"Today, good judgment prevailed as Congress rejected a move to assert government control over the content of news," it declared. "Public radio's value in fostering an informed society has never been more critical. Our growing audience shows that we are meeting that need. It is imperative for federal funding to continue to ensure that this essential tool of democracy remains available to all."

The arrogance of that statement is exceeded only speciousness. "A move to assert government control"? Lamborn's bill was just the opposite: a move to end the government's entangling financial alliance with NPR, leaving it responsible for its own budget and programming. If NPR's "value . . . has never been more critical," why isn't its "growing audience" supporting it directly? And if NPR is such an "essential tool of democracy," how did the republic survive for so long without it?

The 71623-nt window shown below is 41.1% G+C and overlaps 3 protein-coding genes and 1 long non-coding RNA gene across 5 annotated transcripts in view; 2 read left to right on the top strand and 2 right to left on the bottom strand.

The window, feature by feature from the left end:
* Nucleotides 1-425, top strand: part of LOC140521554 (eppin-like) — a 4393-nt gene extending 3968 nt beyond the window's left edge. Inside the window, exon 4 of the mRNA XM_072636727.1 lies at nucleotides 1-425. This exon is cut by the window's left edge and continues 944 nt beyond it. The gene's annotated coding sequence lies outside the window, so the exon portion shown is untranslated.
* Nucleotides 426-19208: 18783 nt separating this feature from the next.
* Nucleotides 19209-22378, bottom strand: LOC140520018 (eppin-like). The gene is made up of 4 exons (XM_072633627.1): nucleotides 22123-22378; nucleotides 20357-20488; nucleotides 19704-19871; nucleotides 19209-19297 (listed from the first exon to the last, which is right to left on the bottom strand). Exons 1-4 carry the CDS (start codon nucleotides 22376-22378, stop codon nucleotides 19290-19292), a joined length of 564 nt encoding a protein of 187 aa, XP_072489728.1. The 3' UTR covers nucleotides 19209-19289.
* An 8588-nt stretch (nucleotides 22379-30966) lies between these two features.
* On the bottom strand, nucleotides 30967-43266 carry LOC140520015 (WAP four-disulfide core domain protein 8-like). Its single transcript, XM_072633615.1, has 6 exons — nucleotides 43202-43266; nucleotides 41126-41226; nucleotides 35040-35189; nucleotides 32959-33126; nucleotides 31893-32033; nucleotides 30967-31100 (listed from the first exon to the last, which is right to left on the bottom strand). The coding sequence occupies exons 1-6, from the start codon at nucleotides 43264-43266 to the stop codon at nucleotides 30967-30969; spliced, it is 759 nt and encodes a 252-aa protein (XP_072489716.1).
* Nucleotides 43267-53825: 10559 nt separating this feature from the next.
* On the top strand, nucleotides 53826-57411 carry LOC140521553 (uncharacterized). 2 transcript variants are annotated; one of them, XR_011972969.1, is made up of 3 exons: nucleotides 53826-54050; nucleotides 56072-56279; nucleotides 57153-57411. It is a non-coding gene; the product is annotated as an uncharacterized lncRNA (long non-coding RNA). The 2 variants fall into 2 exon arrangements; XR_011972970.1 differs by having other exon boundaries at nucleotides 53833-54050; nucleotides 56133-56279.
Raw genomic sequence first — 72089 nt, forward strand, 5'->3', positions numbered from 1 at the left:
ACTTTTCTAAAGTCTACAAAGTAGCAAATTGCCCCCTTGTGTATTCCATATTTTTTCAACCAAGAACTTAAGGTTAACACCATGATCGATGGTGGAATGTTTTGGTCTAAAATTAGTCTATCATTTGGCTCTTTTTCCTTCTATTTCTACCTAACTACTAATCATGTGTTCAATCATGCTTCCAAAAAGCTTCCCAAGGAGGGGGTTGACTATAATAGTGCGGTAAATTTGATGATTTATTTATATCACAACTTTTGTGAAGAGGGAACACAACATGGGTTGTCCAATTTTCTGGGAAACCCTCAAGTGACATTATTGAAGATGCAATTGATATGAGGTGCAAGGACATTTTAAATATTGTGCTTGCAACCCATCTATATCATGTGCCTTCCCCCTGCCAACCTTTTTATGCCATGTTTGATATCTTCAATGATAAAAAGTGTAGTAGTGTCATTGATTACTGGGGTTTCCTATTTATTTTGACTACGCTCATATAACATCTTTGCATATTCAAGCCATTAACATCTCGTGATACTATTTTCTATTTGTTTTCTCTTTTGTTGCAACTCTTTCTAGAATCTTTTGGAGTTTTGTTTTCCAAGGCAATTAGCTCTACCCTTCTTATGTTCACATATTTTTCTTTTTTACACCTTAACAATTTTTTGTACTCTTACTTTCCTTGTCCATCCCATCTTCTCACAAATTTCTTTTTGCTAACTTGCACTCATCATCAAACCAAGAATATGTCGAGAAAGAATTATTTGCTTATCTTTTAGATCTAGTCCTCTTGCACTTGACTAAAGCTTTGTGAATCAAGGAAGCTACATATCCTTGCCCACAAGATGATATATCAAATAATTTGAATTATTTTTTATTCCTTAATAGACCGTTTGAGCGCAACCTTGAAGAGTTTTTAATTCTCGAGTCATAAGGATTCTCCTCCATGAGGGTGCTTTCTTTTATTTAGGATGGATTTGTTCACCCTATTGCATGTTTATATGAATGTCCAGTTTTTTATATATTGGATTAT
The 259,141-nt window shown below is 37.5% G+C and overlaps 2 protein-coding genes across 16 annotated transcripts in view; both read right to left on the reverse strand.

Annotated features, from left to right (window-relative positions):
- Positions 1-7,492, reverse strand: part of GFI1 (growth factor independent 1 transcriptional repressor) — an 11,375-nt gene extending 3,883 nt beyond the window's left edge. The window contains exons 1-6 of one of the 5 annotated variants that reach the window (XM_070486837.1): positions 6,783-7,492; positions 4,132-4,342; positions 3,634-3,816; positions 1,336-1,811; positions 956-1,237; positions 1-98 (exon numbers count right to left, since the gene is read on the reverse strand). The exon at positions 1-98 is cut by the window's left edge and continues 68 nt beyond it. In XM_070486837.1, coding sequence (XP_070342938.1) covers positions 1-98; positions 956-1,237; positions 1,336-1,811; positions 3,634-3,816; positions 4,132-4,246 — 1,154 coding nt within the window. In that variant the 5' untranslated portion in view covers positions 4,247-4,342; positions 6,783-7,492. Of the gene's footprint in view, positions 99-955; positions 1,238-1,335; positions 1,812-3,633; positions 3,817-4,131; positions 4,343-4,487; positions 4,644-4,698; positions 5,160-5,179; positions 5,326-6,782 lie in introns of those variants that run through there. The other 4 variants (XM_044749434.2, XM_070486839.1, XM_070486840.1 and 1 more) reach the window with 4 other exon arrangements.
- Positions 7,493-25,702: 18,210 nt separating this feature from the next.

Notwithstanding NPR's haughty air of entitlement ("it is imperative for federal funding to continue"), there are at least four reasons why its taxpayer subsidies should end.

1. They aren't fair. Other radio stations and networks, from Air America to Clear Channel to Univision to Westwood One, must sink or swim in a competitive market. They survive only if listeners and advertisers value what they do. Uncle Sam doesn't keep them afloat with tens of millions of dollars annually in direct and indirect subsidies. If they can operate without corporate welfare, NPR can too.

2. They aren't appropriate. In a free society, especially one with a robust tradition of press freedom, the very idea of government-underwritten media should be anathema. When news organizations depend on largesse from the treasury, there is inevitably a price paid in objectivity, fairness, and journalistic independence.